Libya's state-run oil corporation has declared 11 oil fields in the country non-operational after attacks by suspected fighters from Islamic State in Iraq and the Levant (ISIL), just hours before another round of United Nations-backed peace talks kicked off in Morocco.
The National Oil Corporation of Libya blamed authorities in the capital of Tripoli for failing to protect the oil fields. The statement, issued Wednesday night, says that "theft, looting, sabotage and destruction" of the oil fields have been on the rise despite pleas for the authorities to ensure safety of Libya's oil installations.
The corporation warned that it could take similar action to close other Libyan oil terminals and facilities. "If security deteriorates, the corporation will be forced to close all fields and ports, which will result in a total deficit in state revenues and directly impact people's lives, including with power outage," the statement said.
More than three years since the ouster and execution of dictator Muammar Gaddafi, Libya is engulfed in chaos. The country is bitterly divided between two rival parliaments and governments and a wide array of militias.
The internationally recognized government and parliament have set up a base in Tobruk, in the country's far east. They were forced to relocate outside of Tripoli last summer after the city fell to militias.
The oil company on Wednesday also announced that it was invoking force majeure, a contract clause that frees the company from liability whenever an extraordinary event beyond the party's control makes it impossible to fulfill production demand.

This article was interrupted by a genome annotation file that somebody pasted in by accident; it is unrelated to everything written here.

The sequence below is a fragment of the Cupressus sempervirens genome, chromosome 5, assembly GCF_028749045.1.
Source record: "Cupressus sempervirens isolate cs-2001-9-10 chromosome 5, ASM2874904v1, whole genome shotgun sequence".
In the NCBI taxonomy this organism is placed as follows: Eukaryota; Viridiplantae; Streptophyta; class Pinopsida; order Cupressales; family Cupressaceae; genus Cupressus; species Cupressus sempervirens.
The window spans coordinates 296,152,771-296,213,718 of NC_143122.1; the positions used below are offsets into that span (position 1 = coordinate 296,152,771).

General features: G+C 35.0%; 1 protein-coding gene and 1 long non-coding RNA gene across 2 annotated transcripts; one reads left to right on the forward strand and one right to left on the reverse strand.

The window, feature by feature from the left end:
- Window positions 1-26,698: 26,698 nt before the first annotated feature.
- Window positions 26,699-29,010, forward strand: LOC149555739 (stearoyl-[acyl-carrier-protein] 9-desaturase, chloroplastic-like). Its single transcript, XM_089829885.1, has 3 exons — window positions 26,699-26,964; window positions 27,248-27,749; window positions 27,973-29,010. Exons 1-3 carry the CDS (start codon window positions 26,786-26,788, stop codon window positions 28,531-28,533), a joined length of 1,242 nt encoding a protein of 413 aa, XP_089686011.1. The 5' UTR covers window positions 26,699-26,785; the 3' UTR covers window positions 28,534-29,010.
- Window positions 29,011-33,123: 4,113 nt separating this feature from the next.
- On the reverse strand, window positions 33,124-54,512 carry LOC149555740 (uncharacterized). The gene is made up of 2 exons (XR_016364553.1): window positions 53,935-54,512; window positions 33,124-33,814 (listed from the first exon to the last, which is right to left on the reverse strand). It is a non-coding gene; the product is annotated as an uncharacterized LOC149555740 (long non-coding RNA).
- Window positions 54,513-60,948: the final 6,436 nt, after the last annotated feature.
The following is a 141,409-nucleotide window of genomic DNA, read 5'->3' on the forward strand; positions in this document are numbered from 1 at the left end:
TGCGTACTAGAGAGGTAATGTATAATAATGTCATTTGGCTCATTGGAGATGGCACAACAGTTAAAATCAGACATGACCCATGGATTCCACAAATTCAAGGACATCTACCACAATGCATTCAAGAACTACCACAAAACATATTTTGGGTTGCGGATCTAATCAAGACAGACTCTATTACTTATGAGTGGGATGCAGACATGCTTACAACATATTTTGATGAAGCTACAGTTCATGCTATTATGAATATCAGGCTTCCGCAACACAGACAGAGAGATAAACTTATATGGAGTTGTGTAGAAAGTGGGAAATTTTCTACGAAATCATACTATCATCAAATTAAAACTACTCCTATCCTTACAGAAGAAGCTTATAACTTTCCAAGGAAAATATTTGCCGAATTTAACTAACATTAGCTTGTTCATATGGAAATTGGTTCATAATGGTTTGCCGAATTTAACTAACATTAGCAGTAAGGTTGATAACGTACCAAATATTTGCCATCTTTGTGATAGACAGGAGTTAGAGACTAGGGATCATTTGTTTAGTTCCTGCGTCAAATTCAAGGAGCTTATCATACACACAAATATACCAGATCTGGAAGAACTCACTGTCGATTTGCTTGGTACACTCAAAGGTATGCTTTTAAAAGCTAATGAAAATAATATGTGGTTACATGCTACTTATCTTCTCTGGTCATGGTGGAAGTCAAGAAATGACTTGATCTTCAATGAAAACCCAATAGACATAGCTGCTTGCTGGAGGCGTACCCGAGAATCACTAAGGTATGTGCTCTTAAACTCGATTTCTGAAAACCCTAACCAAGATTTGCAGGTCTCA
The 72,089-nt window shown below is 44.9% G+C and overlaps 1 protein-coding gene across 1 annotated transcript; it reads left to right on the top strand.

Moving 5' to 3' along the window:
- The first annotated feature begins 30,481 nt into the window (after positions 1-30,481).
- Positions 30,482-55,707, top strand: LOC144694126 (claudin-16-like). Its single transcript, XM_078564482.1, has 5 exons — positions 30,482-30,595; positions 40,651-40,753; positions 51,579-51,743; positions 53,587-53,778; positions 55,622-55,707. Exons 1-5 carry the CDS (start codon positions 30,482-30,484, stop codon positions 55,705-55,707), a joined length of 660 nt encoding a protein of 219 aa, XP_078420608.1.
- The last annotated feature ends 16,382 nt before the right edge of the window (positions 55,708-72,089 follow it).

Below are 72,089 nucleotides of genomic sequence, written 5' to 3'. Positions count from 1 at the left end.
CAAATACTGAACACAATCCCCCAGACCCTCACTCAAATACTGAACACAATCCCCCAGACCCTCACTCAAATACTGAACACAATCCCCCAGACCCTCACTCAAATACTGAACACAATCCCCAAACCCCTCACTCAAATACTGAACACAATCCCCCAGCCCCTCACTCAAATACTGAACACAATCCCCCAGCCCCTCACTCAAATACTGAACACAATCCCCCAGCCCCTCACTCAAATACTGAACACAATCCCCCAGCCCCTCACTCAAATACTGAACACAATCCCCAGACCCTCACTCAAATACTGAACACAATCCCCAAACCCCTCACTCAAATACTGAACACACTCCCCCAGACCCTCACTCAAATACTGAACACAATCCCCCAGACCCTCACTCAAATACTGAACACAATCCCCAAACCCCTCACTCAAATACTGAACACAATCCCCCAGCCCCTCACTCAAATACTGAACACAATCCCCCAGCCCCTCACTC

The development came hours after insurgents from the central coastal city of Sirte — under control of one of Libya's ISIL affiliates — stormed the al-Dhahra oil field, about 100 miles to the south. The insurgents surrounded the oil field from three sides, exchanged gunfire with the guards and prompted Tripoli-based government to launch airstrikes, which ultimately failed to stop the assault. When the guards ran out of ammunition, the insurgents stormed the field, looted it and blew up buildings on the facility.
Libya's turmoil has provided fertile ground for ISIL-linked insurgents to set up a foothold in the North African country. They took control of cities such as Darna in eastern Libya and also Sirte and have carried out several deadly suicide bombings across the country. In January, they stormed a luxury hotel in Tripoli, and in February released a video showing them beheading 21 Egyptian Christians. The Egyptian military launched airstrikes on Darna in retaliation.
The oil corporation earlier said that Libya's oil production has dropped dramatically, to about 25 percent of normal levels. It now stands at about 500,000 barrels per day, according to Oil Minister Mashallah al-Zewi.
Khaled Ben Osman, head of the National Council for Oil and Gas in Tripoli, said the 11 non-operational oil fields make up 30 percent of the overall number of fields in Libya. The remaining ones are not all operational and a number of them have either closed for maintenance or have remained closed since the anti-Gaddafi uprising.
Meanwhile, a new round of peace talks kicked off on Thursday in Morocco involving representatives from both governments as well as the militias who back them.
The talks, mediated by U.S. envoy Bernardo Leon, are meant to find a way out of the crisis, which has left nearly half a million Libyans displaced, whole cities and towns in ruins and the country internationally isolated.
In a good will gesture, Libyan air force commander Saqr al-Jourshi, allied with the Tobruk-based government, told Dubai-based Al-Arabiya network that he is halting airstrikes — which have targeted both Tripoli’s and ISIL’s strongholds — for three days to give the talks a chance.
Al Jazeera and wire services